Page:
Atlanta History Center barbecue exhibit celebrates ‘the most truly American food’

Rodney Scott, a celebrated barbecue restaurateur in Charleston, South Carolina, is an example of the new traditionalists who are reinvigorating barbecue by doing it the old-fashioned way. (Photo courtesy Atlanta History Center)

Barbecue. It was born and named in the Caribbean and is older than the United States, but it still is considered a significant part of America’s native cuisine.

A taste for smoked meat both unites and divides us: Barbecue brings together fans from coast to coast while the never-resolved questions about barbecue — What kind of meat to use? How best to cook it? Chopped or sliced? Sauce or no sauce? — splinter us by region, state, even county and community.

The Atlanta History Center plans a new exhibition starting May 5 to examine the enduring allure of what the center describes as “the most truly American food.” The exhibition, called Barbecue Nation and scheduled to last through June 3, 2019, will survey barbecue’s role in American history.

“Barbecue touches on almost every part of our national history,” Barbecue Nation consulting curator and Atlanta author Jim Auchmutey, who is working on a book telling the story of barbecue, said in a press release from the history center.

“It involves the age of discovery, the colonial era, the Civil War, the settling of the West, the coming of immigrants, the Great Migration of blacks and whites from the South, the spread of automobiles, the expansion of suburbia and the rejiggering of gender roles. It is entwined with our politics and tangled up with our race relations.”

The history center’s exhibition will touch on styles of barbecue spread from North Carolina to Texas and from Kansas City to Memphis to Chicago; present an array of artifacts ranging from cookbooks to cooking gadgets; display vintage grills; and offer oral histories from restaurants, festivals and community gatherings, the history center said.

Barbecue Nation also will survey barbecue’s contributions to politics, including a presentation on a 1909 banquet in Atlanta for then President-elect William Howard Taft that featured barbecued possum, and another on a barbecue in 1889 that drew thousands of Union and Confederate vets to dine together in Chickamauga.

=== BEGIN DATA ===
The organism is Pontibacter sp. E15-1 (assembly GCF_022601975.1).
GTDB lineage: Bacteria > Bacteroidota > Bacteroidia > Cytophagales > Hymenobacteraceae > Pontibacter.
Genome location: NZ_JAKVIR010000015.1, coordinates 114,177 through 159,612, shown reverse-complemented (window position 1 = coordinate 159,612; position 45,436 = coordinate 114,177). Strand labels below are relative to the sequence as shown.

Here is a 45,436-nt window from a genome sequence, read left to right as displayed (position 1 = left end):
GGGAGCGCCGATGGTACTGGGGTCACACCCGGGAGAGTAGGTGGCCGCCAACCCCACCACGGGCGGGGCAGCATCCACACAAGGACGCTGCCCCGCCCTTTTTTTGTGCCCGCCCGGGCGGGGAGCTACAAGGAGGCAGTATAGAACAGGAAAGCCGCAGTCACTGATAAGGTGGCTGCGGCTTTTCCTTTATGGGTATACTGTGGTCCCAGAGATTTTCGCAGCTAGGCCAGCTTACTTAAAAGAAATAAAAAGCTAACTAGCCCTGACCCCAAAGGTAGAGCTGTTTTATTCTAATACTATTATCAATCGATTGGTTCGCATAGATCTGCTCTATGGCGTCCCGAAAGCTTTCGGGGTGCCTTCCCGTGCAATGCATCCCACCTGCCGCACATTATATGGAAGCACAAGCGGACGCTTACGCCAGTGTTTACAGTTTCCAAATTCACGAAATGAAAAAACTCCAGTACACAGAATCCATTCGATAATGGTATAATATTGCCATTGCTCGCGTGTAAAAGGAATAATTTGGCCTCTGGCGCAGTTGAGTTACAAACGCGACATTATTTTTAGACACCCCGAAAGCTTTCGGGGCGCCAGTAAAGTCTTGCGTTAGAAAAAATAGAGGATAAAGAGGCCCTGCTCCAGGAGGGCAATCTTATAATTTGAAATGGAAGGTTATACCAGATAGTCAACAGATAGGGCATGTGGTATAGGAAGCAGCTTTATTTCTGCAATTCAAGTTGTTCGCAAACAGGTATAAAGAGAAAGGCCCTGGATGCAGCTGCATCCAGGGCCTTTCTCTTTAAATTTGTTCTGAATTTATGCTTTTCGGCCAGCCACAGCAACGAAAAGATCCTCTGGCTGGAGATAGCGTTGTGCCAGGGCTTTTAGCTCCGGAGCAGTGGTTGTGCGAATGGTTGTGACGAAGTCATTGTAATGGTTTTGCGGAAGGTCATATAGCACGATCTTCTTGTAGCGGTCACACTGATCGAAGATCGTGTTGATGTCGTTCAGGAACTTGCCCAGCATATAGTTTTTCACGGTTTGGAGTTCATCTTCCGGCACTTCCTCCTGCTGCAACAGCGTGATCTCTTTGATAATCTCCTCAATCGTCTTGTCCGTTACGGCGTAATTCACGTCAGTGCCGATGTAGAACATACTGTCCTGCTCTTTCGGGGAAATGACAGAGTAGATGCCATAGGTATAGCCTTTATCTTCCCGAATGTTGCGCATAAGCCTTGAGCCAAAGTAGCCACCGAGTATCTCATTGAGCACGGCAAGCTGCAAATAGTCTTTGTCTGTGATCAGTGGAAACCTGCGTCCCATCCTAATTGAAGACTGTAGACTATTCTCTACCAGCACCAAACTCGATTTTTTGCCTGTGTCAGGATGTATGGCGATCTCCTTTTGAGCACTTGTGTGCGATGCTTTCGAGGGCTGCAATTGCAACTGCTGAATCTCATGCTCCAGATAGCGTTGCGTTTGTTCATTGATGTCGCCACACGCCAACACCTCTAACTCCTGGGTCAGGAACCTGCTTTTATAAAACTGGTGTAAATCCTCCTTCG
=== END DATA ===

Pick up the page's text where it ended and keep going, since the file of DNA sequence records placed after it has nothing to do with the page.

The Atlanta History Center is located at 130 West Paces Ferry Road in Atlanta. It is open from 10 a.m. to 5:30 p.m. Mondays through Saturdays and noon to 5:30 p.m. on Sundays. Tickets cost $18 for seniors (aged 65+), $21.50 for adults, $18 for students (aged 13+), $9 for youths aged 4 to 12 and free for children 3 and younger. For more information: 404-814-4000 or AtlantaHistoryCenter.com.

1 Comment
  1. Arthur Bryant was a sharecropper who migrated to Kansas City and eventually won fame for his barbecue: a store front on Brooklyn Avenue near what was then the Kansas City A’s baseball park.
    When Jimmy Carter was President, during a trip to Kansas City, and while staying at the famous Muehlebach Hotel, phoned Bryant’s for barbecue – one of his favorite foods.
    Owner Arthur Bryant answered the phone (as was his custom), and was quoted as telling President Carter, “Arthur Bryant don’t make no house calls.”
    If you go to Bryant’s today, there’s a picture of Jimmy Carter at one of the same greasy tables people stood in line for, having his barbecue. Secret Service men standing guard.
    When Arthur Bryant died, the editorial cartoon on the front page of the Kansas City Star showed a black man standing before St. Peter at the pearly gates, The caption read, “Arthur, did you remember to bring the sauce?”

    Thanks you Joe Earle and InTown for a great feature.

    Bud Carter
    Atlanta

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